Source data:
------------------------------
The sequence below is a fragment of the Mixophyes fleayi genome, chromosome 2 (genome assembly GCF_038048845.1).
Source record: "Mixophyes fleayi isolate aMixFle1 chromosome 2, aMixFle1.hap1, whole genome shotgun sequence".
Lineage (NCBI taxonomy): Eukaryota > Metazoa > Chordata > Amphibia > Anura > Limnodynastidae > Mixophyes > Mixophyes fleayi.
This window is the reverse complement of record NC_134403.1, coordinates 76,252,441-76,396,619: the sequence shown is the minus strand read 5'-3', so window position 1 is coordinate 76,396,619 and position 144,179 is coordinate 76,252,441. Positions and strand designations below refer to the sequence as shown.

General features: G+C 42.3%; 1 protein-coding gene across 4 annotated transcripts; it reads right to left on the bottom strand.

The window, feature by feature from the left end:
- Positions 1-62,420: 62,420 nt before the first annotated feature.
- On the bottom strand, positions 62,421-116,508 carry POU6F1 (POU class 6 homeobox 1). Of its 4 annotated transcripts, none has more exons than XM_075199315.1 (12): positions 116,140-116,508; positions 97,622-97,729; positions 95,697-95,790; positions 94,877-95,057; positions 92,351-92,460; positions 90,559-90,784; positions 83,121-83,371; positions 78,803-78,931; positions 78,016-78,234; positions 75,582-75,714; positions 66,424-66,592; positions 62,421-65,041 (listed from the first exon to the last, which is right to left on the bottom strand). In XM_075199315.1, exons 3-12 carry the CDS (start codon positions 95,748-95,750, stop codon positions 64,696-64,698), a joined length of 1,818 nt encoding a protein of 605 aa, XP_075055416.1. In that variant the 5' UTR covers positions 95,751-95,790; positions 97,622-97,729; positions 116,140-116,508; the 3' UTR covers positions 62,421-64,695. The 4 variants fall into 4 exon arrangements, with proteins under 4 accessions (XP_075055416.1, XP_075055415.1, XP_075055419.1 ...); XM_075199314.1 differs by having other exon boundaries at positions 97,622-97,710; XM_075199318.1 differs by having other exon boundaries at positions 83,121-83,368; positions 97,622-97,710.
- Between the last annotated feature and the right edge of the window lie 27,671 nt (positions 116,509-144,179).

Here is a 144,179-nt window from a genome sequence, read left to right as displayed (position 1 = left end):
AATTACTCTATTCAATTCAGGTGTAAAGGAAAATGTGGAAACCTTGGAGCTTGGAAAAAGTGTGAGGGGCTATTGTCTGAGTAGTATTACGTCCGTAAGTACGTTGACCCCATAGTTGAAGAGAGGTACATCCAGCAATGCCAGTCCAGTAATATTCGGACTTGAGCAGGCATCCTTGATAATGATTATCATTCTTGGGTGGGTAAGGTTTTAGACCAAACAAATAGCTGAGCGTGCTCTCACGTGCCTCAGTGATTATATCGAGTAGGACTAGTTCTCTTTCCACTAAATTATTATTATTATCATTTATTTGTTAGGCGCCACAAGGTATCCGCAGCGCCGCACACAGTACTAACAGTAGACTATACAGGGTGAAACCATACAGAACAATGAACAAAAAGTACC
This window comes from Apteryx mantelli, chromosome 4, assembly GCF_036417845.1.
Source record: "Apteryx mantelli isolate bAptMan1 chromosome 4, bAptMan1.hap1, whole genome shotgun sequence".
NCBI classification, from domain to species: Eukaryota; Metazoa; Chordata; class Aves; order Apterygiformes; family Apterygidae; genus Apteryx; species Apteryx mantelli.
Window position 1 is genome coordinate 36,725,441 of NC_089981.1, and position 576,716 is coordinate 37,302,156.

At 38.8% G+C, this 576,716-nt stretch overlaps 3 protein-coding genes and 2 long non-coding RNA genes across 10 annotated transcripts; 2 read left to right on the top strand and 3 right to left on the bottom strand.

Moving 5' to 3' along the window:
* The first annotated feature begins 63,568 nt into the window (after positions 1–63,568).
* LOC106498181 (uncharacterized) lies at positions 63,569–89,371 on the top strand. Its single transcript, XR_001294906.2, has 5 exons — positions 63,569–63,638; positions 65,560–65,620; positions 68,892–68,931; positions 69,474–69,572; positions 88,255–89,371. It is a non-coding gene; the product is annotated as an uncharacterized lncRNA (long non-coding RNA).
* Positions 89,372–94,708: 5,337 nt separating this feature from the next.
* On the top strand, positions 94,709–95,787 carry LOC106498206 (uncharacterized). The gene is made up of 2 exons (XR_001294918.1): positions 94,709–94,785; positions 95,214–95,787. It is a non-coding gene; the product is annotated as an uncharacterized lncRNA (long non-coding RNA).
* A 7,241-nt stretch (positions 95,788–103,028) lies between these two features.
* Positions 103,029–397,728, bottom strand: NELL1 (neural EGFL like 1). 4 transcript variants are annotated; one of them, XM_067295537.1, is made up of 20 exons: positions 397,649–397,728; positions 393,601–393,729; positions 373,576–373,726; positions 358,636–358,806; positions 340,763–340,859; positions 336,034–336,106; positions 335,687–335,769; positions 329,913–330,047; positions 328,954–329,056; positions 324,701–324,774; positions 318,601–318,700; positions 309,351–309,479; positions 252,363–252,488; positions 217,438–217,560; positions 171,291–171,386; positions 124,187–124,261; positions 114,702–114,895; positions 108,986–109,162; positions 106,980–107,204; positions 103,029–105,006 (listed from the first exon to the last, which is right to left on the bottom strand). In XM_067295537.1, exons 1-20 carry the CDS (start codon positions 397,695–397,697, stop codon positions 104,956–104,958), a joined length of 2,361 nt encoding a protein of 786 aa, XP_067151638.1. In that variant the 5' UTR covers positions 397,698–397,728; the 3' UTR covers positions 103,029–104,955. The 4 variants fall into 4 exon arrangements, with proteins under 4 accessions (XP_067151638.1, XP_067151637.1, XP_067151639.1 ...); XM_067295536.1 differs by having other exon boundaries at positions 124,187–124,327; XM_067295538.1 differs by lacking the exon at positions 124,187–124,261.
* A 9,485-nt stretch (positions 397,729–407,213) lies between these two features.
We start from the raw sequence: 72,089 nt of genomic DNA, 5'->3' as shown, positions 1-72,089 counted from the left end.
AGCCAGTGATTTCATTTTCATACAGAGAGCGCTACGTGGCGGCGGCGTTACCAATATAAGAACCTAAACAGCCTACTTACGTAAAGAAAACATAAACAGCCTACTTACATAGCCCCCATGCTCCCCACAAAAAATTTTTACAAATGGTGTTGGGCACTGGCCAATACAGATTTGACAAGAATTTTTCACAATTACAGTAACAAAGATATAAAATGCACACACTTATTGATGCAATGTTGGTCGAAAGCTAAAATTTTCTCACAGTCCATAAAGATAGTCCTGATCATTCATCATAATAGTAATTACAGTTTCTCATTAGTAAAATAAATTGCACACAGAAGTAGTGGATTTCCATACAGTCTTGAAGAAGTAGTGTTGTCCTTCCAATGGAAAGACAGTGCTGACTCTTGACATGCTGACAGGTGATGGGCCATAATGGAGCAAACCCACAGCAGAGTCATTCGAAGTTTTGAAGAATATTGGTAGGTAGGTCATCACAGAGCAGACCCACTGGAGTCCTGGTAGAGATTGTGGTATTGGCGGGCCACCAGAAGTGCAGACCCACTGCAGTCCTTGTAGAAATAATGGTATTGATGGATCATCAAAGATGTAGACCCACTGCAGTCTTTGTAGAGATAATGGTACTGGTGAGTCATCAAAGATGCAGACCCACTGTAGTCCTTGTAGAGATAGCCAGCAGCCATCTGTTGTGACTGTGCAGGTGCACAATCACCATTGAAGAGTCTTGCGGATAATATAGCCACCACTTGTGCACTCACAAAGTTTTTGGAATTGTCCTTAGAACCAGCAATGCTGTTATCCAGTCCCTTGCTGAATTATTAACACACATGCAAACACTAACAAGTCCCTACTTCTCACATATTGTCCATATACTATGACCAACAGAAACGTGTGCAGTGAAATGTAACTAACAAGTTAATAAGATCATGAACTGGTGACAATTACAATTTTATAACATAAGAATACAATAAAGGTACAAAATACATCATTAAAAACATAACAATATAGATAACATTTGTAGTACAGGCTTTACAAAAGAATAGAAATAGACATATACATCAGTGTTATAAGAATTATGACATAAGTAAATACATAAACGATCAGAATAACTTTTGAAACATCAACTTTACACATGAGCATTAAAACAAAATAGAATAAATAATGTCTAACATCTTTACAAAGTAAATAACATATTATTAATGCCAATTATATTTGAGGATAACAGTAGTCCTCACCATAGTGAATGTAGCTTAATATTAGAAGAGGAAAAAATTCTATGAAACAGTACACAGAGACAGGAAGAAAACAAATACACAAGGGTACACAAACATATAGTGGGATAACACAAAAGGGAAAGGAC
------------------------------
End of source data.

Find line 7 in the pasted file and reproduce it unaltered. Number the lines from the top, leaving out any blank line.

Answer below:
- Positions 1-62,420: 62,420 nt before the first annotated feature.